We are leaving what has arguably been the best year for offshore wind so far with a hope that the one ahead of us will be at least as eventful and successful as 2016 was, if not better.
This year, we saw several tenders resulting in record low prices.
First, there was Borssele I & II in the Netherlands, where DONG Energy beat the competition by submitting the lowest bid with an average of 7.27 Eurocents per kilowatt hour. Then, Vattenfall won the Danish nearshore wind tender for Vesterhav Syd and Vesterhav Nord sites with a bid price of 6 Eurocents per kWh (DKK 0.475/kWh).
Two months later, Vattenfall made headlines again by winning the Kriegers Flak tender in Denmark with an offered price of 5 Eurocents per kWh (EUR 49.9 /MWh).
Finally, the second tender in the Netherlands for Borssele III & IV sites saw another record price of 5.45 Eurocents, offered by the winning consortium between Eneco, Van Oord, Mitsubishi Corporation and oil & gas giant Shell. This marked Shell’s second bid at the Dutch tenders, since the company participated in the first one as well.
Shortly after winning the rights to build the Borssele III & IV offshore wind farms, Shell announced it is investing in Kite Power Systems, a start-up developing high-altitude wind power generation technology, together with E.ON and Schlumberger.
A couple of days later, the company informed it has entered into an offtake agreement for 100% of the power generated from the Egmond aan Zee offshore wind farm, in which holds a 50% stake.
In line with oil & gas companies tapping more and more into the offshore wind market, some half a year ago, the Crown Estate granted a lease to Statoil that enabled the company to start the construction of its 30MW Hywind Scotland project, which is set to be the world’s largest floating wind farm.
In December, Statoil marked another record as it secured lease rights for the development of an offshore wind farm off the coast of the US state of New York by offering a record USD 42.5 million (approx. EUR 41 million) at the US government’s auction.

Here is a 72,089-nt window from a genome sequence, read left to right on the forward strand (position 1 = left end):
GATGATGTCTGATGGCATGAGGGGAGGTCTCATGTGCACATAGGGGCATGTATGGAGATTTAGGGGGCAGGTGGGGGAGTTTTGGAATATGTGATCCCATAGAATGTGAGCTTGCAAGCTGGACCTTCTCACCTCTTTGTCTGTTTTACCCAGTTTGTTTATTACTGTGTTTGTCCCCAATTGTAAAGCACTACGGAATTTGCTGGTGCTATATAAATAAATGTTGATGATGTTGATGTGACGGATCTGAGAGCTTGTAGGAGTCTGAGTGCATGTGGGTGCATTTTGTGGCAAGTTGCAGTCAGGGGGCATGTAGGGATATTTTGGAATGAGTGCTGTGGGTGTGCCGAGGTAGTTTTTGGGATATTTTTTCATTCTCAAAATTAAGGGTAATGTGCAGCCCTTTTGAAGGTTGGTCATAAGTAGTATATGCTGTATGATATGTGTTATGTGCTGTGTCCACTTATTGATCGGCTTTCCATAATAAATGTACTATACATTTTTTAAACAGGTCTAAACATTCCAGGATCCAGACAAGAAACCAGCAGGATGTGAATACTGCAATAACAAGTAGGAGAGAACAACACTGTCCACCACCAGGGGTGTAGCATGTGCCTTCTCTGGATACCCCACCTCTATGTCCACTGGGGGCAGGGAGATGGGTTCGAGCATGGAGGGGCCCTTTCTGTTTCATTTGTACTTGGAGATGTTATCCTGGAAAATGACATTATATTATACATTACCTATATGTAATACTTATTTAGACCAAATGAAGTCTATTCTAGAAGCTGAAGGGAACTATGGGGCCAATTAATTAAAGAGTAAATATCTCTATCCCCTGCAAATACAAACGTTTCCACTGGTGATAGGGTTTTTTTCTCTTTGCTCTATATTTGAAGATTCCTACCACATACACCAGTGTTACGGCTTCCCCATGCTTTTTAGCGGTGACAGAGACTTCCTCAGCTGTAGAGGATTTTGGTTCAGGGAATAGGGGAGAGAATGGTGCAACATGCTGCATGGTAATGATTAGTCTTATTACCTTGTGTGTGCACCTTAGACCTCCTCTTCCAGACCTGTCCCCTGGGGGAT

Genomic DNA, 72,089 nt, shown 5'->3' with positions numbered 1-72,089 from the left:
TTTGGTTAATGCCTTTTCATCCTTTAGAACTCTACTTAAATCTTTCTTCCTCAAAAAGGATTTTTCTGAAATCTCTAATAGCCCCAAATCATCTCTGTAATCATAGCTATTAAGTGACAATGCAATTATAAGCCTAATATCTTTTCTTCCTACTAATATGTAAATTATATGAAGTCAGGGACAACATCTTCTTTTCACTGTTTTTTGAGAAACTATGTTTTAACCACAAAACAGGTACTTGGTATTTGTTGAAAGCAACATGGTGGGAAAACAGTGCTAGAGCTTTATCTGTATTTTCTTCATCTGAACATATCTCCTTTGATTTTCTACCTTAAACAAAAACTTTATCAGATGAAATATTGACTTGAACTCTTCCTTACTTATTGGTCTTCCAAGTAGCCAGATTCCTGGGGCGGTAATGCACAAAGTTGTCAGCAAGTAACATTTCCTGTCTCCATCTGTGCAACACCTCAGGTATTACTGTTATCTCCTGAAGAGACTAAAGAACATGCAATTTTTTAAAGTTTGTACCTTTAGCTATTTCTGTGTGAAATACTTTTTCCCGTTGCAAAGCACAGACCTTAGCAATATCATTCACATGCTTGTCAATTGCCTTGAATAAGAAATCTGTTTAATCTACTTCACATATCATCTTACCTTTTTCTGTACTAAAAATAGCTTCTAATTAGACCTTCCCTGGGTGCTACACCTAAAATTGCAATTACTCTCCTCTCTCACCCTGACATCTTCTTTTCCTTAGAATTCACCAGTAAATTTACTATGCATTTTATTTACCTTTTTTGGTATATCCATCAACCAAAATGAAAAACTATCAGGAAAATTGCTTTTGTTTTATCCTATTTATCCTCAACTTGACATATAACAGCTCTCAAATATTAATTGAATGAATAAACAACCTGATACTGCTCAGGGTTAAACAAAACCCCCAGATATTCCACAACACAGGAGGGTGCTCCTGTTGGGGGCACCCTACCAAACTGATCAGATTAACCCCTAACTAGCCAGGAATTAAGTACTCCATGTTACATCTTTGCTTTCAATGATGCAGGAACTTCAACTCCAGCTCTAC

Around the Globe
In 2016, offshore wind gained momentum out of Europe, which is still leading with the development and installation of this technology.
Breaking news on the results of the latest lease sale in the US came just after the country’s first offshore wind farm, set up off Block Island, went into commercial operation.
Furthermore, Japan is gearing up for a boom in offshore wind projects with New Energy and Industrial Technology Development Organisation (NEDO) supporting the development of two offshore wind farms with a combined capacity of 270MW, the city of Kitakyushu auctioning 2,687 hectares of water area for nearshore wind farms, and Hitachi Zosen and Ideol working on their 2-turbine floating wind project.
And it is worth to mention that Russia got onto the offshore wind map with the recent agreement between Chinese company Sinomec and the government of the Russian republic of Karelia, under which a 60MW offshore wind farm will be installed off Kemsky District and the construction is set to start as early as 2017.
Not only did offshore wind grew in terms of geography, but also in size of the components and the wind farms themselves.
Aside from the abovementioned Statoil’s Hywind Scotland, the world’s largest floating wind farm, the offshore wind industry saw more than one “world’s largest” during these past twelve months.
In early 2016, DONG Energy reached final investment decision on its 1.2GW Hornsea Project One, which will become the world’s largest offshore wind farm, once built.
Then, Seajacks Scylla, deemed the world’s largest offshore wind jack-up vessel, installed the world’s heaviest monopile at Veja Mate.
Burbo Bank Extension became the first home for the world’s most powerful wind turbine currently on the market.
Our old and worn-out spinning friends have already started leaving, after setting the offshore wind stage for what we are witnessing now.
At the beginning of the year, Vattenfall dismantled five wind turbines with a total capacity of 10 megawatt (MW) which made up the Yttre Stengrund wind farm in Kalmar Sound, Sweden.
A little after that, DONG Energy informed it is preparing to decommission Vindeby, the world’s first offshore wind farm, located in Denmark.
Furthermore, Nuon, part of Vattenfall, decommissioned four offshore wind turbines that made up the Lely offshore wind farm in the Netherlands.
The 10MW Beatrice Demonstration wind farm in the UK and German 5MW Hooksiel projects were also dismantled this year.
Not to worry much about the offshore wind farms that disappeared from the horizon, the ongoing projects will make sure there are more wind turbines installed at sea over the following twelve months.
Also, the 714MW East Anglia ONE in the UK is set to enter construction phase in 2017.
This article covers only a small portion of milestones offshore wind reached in 2016 (and those set to be reached in 2017) so it may not be completely wrong to conclude that we witnessed an amazing year for offshore wind.
Source: Test from Offshore Wind News